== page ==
Cherry Hill Mall, the oldest enclosed shopping center east of the Mississippi, is poised to show off a glamorous $218 million makeover.
The 48-year-old mall has undergone a cosmetic face- lift, as in marble corridors, wood-wrapped columns and leather seating groups, as well as voluptuous enhancements, as in a wildly anticipated Nordstrom and a bistro row of restaurants.
"We think the work we've done at Cherry Hill will make it a trophy property," said Joseph Coradino, president of services for Pennsylvania
In a challenging retail climate, the project is the most expensive and expansive mall redevelopment PREIT has taken on. Coradino said the upgrade was necessary in order to maintain Cherry Hill's status as South Jersey's marquee mall.
"The pieces of the mall were solid but time had passed it by," he said. "It was dreary, run-down and utilitarian."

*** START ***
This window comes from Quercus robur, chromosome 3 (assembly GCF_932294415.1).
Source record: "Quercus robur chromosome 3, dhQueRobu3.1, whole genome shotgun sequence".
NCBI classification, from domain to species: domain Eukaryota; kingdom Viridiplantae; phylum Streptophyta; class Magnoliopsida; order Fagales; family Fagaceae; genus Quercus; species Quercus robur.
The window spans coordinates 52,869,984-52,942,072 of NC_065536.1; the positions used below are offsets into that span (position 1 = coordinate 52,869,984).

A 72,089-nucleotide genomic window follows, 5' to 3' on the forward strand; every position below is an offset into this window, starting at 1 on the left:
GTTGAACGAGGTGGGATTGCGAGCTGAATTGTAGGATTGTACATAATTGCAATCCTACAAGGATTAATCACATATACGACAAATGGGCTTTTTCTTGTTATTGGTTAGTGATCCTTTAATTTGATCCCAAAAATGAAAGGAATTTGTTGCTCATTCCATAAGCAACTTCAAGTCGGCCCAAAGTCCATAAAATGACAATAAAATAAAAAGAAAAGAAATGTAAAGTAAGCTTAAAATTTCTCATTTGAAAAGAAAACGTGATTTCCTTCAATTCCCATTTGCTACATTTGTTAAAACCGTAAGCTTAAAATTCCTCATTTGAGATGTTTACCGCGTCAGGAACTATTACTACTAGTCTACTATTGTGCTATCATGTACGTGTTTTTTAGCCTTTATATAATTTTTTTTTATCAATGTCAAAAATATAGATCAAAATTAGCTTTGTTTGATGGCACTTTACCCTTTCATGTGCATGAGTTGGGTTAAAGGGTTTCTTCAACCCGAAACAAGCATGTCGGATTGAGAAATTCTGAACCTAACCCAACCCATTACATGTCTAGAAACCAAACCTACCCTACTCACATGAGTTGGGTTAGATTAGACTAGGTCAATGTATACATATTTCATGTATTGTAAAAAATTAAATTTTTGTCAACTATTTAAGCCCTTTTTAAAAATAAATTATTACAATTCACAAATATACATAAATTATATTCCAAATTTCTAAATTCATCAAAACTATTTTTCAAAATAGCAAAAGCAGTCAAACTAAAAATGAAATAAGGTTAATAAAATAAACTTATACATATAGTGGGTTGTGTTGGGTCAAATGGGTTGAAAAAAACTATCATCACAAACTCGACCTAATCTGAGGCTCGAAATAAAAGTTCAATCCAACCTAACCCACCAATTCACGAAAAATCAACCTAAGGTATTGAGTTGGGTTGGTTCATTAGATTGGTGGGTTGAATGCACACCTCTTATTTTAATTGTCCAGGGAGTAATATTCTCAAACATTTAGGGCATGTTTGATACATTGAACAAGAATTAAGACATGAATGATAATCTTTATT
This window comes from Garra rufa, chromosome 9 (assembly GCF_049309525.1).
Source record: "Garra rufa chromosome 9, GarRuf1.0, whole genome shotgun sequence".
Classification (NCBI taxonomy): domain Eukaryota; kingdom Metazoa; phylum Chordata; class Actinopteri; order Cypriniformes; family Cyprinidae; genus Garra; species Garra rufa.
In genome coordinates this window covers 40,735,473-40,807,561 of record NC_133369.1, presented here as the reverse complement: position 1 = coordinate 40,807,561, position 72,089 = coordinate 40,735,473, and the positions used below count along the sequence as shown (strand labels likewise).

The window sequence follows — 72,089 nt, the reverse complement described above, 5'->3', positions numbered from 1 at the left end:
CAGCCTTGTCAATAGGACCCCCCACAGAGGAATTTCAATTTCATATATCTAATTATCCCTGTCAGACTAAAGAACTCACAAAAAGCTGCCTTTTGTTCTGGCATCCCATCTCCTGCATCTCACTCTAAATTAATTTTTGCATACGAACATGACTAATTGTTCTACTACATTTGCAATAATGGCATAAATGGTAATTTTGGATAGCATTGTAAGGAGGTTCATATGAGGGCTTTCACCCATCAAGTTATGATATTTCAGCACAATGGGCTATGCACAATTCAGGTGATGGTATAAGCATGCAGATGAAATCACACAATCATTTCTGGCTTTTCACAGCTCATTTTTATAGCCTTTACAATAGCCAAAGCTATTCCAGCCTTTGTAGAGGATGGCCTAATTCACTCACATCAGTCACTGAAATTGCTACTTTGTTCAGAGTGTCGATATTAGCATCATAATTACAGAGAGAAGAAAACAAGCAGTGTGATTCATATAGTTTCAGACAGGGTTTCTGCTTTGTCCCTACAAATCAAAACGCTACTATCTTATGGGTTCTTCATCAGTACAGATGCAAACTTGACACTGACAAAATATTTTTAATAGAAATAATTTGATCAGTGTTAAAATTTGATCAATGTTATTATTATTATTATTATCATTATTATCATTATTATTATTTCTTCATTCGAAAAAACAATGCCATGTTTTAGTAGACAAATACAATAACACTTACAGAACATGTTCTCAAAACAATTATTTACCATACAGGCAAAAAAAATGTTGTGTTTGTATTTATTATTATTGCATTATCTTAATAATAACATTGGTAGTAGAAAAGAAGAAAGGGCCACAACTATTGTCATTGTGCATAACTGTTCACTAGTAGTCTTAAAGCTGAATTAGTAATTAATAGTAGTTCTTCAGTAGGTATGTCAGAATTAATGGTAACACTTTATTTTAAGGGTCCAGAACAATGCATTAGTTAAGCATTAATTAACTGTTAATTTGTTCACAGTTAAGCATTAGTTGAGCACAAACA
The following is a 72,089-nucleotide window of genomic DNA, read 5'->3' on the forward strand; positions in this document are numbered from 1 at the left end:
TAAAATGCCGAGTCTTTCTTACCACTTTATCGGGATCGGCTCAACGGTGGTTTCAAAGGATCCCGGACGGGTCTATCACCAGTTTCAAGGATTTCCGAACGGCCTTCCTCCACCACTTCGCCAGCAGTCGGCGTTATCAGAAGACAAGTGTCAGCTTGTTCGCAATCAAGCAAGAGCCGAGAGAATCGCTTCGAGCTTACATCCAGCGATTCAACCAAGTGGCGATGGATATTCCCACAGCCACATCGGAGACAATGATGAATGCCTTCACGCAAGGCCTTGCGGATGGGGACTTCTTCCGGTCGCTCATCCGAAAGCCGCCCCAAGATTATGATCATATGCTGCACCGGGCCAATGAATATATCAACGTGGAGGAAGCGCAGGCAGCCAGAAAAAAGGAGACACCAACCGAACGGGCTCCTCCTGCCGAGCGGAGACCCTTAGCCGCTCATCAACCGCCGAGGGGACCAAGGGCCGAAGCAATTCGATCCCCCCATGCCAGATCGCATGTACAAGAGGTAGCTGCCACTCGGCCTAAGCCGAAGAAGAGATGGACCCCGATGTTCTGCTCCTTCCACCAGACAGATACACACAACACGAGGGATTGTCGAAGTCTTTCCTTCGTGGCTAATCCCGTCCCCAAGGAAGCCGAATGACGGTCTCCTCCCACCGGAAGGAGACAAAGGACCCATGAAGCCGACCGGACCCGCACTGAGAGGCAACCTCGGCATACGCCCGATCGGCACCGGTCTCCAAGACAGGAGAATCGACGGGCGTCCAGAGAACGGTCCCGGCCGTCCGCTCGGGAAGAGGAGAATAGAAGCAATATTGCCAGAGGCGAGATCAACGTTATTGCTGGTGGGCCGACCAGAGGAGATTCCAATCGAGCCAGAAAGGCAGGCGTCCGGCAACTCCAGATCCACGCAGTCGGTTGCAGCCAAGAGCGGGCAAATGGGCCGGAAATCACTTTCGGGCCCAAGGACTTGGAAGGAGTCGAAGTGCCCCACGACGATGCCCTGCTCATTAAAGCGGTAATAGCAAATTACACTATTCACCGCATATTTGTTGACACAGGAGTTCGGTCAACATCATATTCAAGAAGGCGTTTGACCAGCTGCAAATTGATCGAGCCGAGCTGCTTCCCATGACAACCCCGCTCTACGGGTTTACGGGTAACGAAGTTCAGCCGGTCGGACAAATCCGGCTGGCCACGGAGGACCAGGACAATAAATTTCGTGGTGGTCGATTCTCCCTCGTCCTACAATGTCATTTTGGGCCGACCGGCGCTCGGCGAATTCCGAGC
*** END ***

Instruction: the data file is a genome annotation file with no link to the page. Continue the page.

Nathan Isbee, an analyst who covers PREIT for Baltimore-based Stifel Nicolaus, said Cherry Hill has built a powerful customer base over decades.
"Even before the redevelopment, it was the best mall in PREIT's portfolio," he said. "Most of the dominant malls in any market are older malls that have evolved."
The key component of Cherry Hill's transformation is the opening of a 138,000-square-foot Nordstrom on Friday. Nordstrom will anchor the two-level, 144,000-square-foot Grand Court with a soaring atrium, skylights and an opulent mosaic floor in a cherry blossom motif.
Retailers will include a 12,000-square-foot Urban Outfitters, to debut in July, as well as J. Crew, expected to launch in April. Coach, the Gap, Steve Madden, American Eagle and Johnston & Murphy will expand their existing stores and relocate to the wing.
There are a few nips and tucks, as well. The food court, relocated to the JCPenney wing, is leaner, down to 10 planned eateries from 13.To enhance customer service, mall managers have cross-trained security personnel to double as ambassadors of goodwill, Coradino said, "giving directions, helping customers carry packages to their cars."